Our dining room looks onto a gated courtyard that nobody uses except to walk from the sidewalk to their doors. But as I was painting the dining room windowsill this afternoon, four hopelessly straight guys hauled a couple coolers, two beanbag boards and a bunch of beanbags into the courtyard and started playing beanbags. And even though they were doing it while swigging cheapo longneck beers and wearing sports-team-logo-emblazoned clothing, they were playing beanbags. Which—I'm sorry—is just totally gay. And even though they were the ones being all gay in the courtyard, I got all paranoid they were going to see me painting in the window with my shirt off and suspect me of spying on them with my gay spying powers. Which I kind of was, because one of them was totally cute. But I was doing home improvements while they were playing beanbags, so who's gay now?
Speaking of, we're planning on making the dining room gayer than an Exodus Ministries intramural beanbag league, so we're installing moldings that look like giant frames on the walls. And we're going to paint them in a subtly contrasting color. So after we cleaned up from painting, we headed to our not-so-nearby Lowe's (because we always go to our nearby Home Depot and we wanted to shake things up a bit because we are nothing if not impulsive and exciting) to buy moldings, finishing nails, liquid adhesive and a miter box. We found the first three things right away, but we couldn't find the miter boxes. I was pretty sure Lowe's would stock miter boxes among the basic tools, but the tool department was pretty well hidden at this Lowe's. After wandering around for a bit I finally broke down and asked a friendly Lowe's employee where I could find the miter boxes. His response: "What's a miter box?" Seriously.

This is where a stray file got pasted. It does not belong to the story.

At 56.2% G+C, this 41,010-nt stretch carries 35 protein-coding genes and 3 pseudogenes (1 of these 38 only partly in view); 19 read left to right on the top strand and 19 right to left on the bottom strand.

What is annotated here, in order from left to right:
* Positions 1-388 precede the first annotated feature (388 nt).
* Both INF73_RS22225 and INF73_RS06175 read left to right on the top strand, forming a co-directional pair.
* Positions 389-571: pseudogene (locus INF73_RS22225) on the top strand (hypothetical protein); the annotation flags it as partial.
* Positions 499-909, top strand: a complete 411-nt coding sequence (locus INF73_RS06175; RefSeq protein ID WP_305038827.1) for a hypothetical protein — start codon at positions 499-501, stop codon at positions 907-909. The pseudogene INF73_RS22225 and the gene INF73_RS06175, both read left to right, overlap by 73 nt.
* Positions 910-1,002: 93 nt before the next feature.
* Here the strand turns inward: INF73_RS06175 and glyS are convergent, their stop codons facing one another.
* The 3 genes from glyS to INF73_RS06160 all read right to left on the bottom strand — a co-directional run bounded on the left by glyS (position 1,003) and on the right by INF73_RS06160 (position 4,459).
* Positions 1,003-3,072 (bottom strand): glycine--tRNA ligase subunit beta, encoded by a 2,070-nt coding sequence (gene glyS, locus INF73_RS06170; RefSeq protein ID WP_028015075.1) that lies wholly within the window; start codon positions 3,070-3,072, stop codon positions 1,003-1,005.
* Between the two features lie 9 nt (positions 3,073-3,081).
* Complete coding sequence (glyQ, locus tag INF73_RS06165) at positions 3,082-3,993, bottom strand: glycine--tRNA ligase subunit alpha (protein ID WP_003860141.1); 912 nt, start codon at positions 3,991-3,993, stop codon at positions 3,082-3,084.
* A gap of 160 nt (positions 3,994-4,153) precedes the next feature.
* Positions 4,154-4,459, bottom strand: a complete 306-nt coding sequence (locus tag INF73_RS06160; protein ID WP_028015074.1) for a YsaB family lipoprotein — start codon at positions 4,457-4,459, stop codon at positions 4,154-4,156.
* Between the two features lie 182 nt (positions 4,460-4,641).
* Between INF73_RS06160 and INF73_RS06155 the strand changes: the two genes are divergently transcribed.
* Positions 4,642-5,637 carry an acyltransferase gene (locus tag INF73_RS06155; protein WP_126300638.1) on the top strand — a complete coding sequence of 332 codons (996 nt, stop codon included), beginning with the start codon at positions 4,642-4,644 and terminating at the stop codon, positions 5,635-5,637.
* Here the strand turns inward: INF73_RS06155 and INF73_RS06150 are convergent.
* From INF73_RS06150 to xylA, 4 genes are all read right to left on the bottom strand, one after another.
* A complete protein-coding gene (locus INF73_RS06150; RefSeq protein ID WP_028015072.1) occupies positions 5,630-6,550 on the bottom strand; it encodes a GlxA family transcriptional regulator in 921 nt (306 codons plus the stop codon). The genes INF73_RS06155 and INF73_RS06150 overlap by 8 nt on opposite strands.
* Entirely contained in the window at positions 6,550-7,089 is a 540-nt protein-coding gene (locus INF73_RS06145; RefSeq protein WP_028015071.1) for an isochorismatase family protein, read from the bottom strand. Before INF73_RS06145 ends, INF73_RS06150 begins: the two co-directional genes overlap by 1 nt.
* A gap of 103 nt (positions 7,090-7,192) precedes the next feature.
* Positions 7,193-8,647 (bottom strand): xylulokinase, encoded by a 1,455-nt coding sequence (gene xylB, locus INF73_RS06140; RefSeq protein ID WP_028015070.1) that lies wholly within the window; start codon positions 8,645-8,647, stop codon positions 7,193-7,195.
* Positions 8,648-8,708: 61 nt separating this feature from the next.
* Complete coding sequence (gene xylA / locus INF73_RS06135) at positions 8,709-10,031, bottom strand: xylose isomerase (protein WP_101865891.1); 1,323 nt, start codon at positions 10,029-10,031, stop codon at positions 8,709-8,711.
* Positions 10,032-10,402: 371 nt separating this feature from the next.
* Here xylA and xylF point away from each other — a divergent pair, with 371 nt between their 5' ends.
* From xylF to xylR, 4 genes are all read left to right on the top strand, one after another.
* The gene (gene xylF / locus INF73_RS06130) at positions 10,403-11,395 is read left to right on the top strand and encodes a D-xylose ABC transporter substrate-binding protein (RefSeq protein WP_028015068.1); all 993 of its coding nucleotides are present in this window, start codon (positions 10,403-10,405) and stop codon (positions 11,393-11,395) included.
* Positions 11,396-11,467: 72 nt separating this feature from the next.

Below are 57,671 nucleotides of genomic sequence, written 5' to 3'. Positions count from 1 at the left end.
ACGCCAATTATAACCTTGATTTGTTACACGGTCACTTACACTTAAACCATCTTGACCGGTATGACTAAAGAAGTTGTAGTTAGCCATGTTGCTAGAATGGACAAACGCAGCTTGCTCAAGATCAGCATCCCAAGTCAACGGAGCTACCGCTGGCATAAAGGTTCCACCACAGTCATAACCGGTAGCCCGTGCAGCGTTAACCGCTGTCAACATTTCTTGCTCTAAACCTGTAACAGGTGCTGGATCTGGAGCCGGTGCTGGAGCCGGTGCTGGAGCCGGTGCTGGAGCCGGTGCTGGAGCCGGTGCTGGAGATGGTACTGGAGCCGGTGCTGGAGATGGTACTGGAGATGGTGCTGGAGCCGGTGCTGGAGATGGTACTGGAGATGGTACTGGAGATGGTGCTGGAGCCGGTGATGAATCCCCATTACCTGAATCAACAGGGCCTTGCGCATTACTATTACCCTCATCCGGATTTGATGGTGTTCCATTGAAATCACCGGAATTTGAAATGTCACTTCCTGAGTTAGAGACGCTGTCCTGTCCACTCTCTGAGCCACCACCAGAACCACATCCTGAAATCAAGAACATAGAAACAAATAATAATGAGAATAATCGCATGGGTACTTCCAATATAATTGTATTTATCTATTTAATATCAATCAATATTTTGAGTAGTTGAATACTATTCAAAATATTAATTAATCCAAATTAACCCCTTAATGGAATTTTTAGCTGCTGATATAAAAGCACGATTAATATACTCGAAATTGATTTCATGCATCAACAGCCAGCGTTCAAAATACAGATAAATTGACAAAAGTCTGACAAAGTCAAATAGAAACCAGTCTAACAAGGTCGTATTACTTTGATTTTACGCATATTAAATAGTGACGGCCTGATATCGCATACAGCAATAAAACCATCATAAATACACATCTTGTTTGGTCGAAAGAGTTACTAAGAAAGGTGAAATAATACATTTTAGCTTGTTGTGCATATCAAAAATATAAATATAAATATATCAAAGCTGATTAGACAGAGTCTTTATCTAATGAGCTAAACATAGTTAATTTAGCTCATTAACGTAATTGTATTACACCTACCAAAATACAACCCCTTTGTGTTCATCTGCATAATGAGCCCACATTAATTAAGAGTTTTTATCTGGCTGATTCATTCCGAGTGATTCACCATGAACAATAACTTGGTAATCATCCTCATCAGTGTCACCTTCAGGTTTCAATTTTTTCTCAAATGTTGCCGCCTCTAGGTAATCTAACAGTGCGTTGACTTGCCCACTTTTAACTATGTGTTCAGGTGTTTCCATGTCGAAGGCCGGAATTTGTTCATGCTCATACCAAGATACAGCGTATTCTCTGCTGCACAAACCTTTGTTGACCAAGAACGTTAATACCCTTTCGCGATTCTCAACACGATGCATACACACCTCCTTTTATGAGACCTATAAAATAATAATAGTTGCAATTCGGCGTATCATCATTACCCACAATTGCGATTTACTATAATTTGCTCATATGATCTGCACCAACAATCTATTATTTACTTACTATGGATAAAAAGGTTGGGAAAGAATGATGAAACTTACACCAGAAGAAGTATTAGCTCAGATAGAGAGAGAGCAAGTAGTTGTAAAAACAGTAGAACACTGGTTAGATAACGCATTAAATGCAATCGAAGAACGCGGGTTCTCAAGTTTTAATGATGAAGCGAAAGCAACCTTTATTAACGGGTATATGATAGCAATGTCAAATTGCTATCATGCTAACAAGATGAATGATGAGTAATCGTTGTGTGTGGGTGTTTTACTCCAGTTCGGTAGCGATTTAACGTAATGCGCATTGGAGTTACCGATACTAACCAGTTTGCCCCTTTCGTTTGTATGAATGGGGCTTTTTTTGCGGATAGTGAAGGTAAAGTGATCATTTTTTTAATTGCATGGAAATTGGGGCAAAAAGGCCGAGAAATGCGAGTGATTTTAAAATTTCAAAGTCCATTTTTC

Now, I know the term miter box probably doesn't come up very often in day-to-day conversation, so there's a good chance most of the world doesn't even know what a miter box is. (It's something that helps you cut accurate 45° angles when you install things that need square corners, like gay wall moldings.) But for a home improvement superstore employee, miter box should rank right up there with hammer and shopping cart and dude as basic, rudimentary vocabulary. And I'm afraid my shock over his home-improvement-superstore-employee incompetence took over before my polite-customer instincts could kick in because my response to his question was a look of condescension and "Um … you seriously don't know what a miter box is?"
Eventually we found the miter boxes using our gay spying powers, and in our search we wandered through the lighting department, where we stumbled on some pretty fabulous lampshades. I have a favorite lamp that looks like it was stolen